How does this actually work?

These two bytes are in the CLayerUIPropPage::Initialize function – this basically does a bunch of checks to determine whether the property sheet should be displayed or not. The original code (0x8B …) sets the return value (the EAX register) to the result of these checks – a non-zero result means the sheet won’t be displayed. We modify the function to always return 0 by using the instruction xor eax, eax (0x31 0xC0).


Windows 8.1 Impressions

Windows 8.1 is done, though Microsoft is apparently worried enough about driver and application support that not even loyal MSDN and TechNet subscribers will get it until October 17 this year. To no-one’s surprise, the RTM ISOs were promptly leaked, which leaves us in the odd situation where the only way to test your programs against the latest version of Windows is to download disc images from shady websites.

My impressions of Windows 8.1 don’t differ much from what I wrote earlier this year when it was still ‘Windows Blue’: no-one who hates Windows 8 is going to be swayed by Windows 8.1, but if you love Windows 8, you’ll probably love Windows 8.1.

For all that’s been written about the return of the Start Button, there are very few concessions towards desktop users in Windows 8.1. Including ‘boot to desktop’ and ‘use desktop background on Start Screen’ as options makes the overall user experience slightly less jarring, but it’s really nothing to get excited about. I highly recommend StartIsBack to restore the Windows Vista/7-style Start Menu. Start Menu programs abound (what does that tell you?), but StartIsBack really feels like it’s part of Windows, not a third-party program.

The biggest change that Windows 8.1 brings to the desktop is improved high DPI support – Windows now supports per-monitor DPI, and no longer requires users to log off in order to change their DPI settings. I’m sceptical about how many applications will bother supporting this functionality, but it’s a nice feature to have.

Given that Windows 8.1 doesn’t offer much to desktop users like me, I might as well write about annoyances introduced with this version.

New annoyances

  • Microsoft has made it hard to create a local account when installing Windows (as opposed to using a Microsoft account to sign in). Windows 8 strongly encouraged you to use a Microsoft account, but Windows 8.1 is worse – the only methods I’ve found to avoid this are to disable network connections or to type in a bogus email address – only then will Windows offer to create a local user account.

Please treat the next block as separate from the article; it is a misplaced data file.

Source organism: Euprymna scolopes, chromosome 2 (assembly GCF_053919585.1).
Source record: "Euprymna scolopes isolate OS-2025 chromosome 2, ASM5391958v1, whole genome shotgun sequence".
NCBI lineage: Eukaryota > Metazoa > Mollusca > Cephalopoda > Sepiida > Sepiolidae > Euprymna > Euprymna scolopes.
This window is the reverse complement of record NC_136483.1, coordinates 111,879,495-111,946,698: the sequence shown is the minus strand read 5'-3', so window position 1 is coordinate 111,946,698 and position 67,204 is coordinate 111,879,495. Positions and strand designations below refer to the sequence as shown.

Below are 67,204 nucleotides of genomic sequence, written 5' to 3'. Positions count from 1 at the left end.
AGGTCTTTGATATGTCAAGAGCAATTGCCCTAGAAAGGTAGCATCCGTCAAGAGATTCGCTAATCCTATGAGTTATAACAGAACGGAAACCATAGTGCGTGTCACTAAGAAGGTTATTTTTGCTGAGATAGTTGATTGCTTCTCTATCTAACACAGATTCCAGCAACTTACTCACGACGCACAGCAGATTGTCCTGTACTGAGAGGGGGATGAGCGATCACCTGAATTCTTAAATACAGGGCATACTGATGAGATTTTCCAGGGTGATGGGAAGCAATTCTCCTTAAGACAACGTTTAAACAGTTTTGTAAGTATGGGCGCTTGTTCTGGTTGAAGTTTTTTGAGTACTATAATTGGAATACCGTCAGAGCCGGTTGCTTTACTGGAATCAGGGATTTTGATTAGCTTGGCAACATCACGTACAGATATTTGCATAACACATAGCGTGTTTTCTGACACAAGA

• SkyDrive is now integrated with Windows, but apparently only if you sign in with a Microsoft account (see above). I guess I won’t be using the desktop SkyDrive client anymore.
  • Libraries are hidden by default, and even when they’re turned on, the navigation pane in File Explorer is polluted with shortcuts to the ‘Desktop’, ‘Documents’, ‘Downloads’, ‘Music’, ‘Pictures’ and ‘Videos’ folders (not libraries), as is the main ‘This PC’ (formerly ‘Computer’ – who decided changing that was a good idea?).
  • Unlike some, I don’t hate the default background images (though I question the choice of the orange default image), but the JPEG compression is horrendous. I’m shocked that Microsoft included such low-quality images in Windows.

None of these are show-stoppers, but coupled with the fact that Windows 8.1 offers almost nothing new for desktop users, it’s hard to get excited about this update.


Migrating from Opera to Chrome

I’ve used Opera as my primary web browser since the year 2005. It’s never looked quite at home on Windows and its tiny market share means it’s lucky to ever be included on a website’s list of ‘supported browsers’, but still I preferred it over Internet Explorer, Firefox and later Chrome. I valued the user interface for nearly always being extremely responsive (much more so than the other browsers, in my experience), even when I had more than 100 tabs open, which somehow manages to happen quite often. Features like mouse gestures and an RSS reader are available out of the box – other browsers require a lot of extensions before they come close to reaching the level of functionality that’s built-in to Opera.

Opera (the company) announced in February this year that Opera (the browser) would be moving from the Presto engine to the Google Chromium implementation of WebKit (it was later revealed that in fact both Google and Opera will be using a new engine called ‘Blink’, forked from WebKit). An early version of Opera 15, the first version to be built around Chromium, was released this week, so of course I was keen to try it out. Regrettably, most of what I loved about Opera is gone – no RSS, no customisable mouse gestures, basically no UI customisation, no sidebar (handy for RSS, downloads and window/tab management), no separate search box, no MDI (multiple document interface), no private tabs (rather than windows) and probably other features that I’ve forgotten. On one hand, I’m disappointed that my favourite browser has changed for the worse. On the other hand, this gives me a reason to switch to a better-supported browser.